Massachusetts Drug Identificaton

In any drug case the primary element of the charge is whether the drug in question is in fact an illegal controlled substance. To prove this fact in Massachusetts, prosecutors have routinely relied on a certified drug certificate prepared by a state chemist.

In the Supreme Court case of Melendez Diaz v. Massachusetts, 129 S.CT. 2527 (2009), the defendant challenged the use of a certified drug certificate to prove that a substance was illegal. The defendant asserted, and the Supreme Court agreed, that the defendant had the right to confront his witnesses ( 6th Amendment - US Constitution); that is, the chemist who did the analysis.

This case caused a fury among prosecutors who scrambled to get chemists to testify in all drug cases. A state chemist handles hundreds of cases per year and he or she could never be expected to testify in every case. Prosecutors had to pick and choose which priority case warranted a chemist or had to find alternative approaches to proving that a substance is illegal without calling the chemist to testify.

A number of cases have been presented to the Supreme Judicial Court and to the Appeals Court in Massachusetts where chemist did not testify, but the trial judge permitted other evidence to be used to identify the drug. In the recent Supreme Judicial Court case of Commonwealth v. King, (2012) the court explained why the prosecutors failed to identify a substance as an illegally controlled substance. By explaining why the prosecutor failed to prove their case, the court inferred what may have worked. The following factors might be used in the future by prosecutors:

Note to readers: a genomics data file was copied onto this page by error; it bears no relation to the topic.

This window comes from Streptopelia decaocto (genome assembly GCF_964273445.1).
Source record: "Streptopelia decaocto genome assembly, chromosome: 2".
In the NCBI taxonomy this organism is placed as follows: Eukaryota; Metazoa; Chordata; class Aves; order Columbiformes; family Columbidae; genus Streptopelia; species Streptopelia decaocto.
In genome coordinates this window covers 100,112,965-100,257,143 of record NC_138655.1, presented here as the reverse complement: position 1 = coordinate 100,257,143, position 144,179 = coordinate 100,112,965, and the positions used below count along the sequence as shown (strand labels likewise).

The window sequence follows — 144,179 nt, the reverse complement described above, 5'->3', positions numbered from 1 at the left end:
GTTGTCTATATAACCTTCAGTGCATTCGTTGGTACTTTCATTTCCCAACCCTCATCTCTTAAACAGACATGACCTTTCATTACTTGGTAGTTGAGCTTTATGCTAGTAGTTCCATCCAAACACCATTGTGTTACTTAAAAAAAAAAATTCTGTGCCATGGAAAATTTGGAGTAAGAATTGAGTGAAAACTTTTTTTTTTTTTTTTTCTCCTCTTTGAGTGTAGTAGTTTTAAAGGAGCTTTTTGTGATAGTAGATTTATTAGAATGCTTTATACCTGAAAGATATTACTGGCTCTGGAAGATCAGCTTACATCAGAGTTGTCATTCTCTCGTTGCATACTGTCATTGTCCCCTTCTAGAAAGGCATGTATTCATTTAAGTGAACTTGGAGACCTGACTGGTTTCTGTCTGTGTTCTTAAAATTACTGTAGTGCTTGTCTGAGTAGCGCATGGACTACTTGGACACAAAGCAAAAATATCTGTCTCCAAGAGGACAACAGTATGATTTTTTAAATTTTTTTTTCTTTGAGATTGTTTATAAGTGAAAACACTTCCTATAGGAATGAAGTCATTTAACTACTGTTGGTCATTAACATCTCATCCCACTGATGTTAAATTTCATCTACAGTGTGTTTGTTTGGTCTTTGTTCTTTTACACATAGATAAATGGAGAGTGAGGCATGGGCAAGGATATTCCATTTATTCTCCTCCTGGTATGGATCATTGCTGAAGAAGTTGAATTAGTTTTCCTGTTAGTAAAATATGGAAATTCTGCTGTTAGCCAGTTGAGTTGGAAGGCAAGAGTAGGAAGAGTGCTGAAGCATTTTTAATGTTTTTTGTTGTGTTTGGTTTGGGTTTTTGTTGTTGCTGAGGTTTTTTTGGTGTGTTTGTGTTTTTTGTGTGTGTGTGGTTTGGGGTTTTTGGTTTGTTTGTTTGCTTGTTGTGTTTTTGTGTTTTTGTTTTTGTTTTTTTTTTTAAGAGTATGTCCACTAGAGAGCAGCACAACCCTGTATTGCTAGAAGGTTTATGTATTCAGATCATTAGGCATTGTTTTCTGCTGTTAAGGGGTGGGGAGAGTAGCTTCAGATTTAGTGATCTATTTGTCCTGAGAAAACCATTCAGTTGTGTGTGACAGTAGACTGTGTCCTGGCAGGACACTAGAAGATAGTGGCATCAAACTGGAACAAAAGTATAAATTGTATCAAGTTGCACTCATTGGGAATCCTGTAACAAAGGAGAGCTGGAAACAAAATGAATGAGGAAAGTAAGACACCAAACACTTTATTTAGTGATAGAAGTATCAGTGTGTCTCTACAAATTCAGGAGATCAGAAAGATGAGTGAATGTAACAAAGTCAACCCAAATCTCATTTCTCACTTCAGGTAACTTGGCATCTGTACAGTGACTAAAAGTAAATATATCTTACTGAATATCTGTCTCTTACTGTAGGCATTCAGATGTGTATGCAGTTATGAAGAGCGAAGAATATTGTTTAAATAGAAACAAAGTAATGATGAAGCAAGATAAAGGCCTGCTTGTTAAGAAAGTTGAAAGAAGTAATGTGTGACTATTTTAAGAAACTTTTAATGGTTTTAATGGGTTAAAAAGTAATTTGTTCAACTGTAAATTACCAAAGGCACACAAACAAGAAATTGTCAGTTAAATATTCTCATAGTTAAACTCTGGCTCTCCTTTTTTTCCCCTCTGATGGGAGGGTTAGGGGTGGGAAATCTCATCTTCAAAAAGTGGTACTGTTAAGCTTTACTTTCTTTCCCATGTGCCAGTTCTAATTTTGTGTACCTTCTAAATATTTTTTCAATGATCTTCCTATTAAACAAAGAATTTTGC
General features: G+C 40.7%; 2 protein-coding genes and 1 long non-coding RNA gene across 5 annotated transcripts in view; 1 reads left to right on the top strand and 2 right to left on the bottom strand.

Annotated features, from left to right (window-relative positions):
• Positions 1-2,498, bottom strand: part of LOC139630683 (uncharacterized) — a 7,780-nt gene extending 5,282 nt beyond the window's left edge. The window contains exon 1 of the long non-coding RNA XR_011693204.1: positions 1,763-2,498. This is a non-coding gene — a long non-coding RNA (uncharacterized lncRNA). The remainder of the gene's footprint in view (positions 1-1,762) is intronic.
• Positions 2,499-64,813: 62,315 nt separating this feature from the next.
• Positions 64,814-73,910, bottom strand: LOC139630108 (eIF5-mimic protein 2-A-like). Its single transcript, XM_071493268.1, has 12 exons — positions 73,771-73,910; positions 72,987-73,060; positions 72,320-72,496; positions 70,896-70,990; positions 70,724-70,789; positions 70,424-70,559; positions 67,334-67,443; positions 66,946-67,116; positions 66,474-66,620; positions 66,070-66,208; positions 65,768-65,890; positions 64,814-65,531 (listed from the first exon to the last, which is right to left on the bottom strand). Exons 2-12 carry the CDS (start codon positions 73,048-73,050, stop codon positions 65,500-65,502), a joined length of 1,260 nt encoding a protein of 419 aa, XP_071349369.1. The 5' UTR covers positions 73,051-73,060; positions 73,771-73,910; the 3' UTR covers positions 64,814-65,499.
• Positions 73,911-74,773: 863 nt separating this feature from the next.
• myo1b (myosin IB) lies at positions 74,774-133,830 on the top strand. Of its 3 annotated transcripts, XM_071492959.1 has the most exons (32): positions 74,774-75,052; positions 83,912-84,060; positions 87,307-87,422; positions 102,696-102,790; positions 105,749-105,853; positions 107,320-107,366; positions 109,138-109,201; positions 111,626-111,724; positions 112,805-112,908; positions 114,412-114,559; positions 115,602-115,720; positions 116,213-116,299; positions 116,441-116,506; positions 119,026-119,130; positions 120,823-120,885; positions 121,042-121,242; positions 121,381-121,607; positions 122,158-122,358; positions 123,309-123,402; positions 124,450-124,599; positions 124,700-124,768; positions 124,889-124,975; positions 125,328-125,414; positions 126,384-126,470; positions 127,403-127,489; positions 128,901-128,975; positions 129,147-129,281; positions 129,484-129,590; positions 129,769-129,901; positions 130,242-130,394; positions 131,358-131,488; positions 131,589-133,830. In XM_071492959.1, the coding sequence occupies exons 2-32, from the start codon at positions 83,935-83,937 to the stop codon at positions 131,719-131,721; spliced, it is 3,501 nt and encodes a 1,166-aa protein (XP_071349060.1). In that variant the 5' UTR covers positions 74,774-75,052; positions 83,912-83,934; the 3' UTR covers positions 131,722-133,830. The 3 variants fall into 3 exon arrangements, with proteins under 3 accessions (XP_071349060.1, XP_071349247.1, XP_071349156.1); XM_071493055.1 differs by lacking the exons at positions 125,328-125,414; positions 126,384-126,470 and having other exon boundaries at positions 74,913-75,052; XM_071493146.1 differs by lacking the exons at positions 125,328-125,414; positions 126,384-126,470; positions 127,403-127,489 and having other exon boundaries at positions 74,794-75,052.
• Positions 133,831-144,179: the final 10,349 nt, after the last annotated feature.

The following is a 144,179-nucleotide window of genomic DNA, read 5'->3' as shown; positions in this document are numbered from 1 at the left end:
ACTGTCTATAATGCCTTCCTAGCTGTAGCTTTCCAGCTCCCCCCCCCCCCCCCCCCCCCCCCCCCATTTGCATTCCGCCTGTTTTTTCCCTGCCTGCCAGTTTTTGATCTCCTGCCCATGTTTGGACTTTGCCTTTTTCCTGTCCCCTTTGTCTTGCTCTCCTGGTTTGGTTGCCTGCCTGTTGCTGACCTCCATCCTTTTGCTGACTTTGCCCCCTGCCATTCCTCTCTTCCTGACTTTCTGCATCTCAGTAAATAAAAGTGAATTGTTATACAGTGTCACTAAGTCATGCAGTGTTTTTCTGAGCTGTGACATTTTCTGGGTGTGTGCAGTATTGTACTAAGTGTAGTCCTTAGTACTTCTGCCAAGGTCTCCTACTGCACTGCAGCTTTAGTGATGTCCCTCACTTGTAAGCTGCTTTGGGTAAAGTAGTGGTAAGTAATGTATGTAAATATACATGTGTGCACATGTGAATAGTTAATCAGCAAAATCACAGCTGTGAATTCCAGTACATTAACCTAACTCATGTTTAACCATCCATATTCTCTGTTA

1. Qualifying the arresting officer as a narcotics expert- The courts expect that the testifying officer be qualified in narcotics investigations and narcotics identification. All his training and experience should be presented to the court. A basic officer with simple police Academy experience may not be sufficient.
  2. Field testing of the drug- The officer should conduct a field test on the controlled substance. The type of test conducted must be explained, it must be proven reliable, the officer must have training in conducting the test and he must have knowledge in reading the test result.
  3. Behavior of the defendant. A defendant's behavior may also be used to verify that the defendant appeared to be under the influence of an illegal substance; the same substance the officer found and with which the defendant is charged. Drug Recognition Officers are trained in the area of detecting the type of drug that a defendant may have ingested. That officer should examine the defendant and should be brought to court to testify about his observations.
  4. Marijuana- Marijuana is commonly recognized by its green leafy substance and its distinct odor. Many trial judges have accepted the testimony of most police officers who identify a substance as marijuana. An officer's training at the Police Academy may be sufficient.

As these standards and factors develop with future court cases, defense attorneys will have to develop cross-examination techniques to counter all of the above factors. Most experienced drug attorneys already know how to challenge the tests and challenge Drug Recognition Experts. Any defendant charged with a drug offense should consult an attorney with experience in handling drug cases.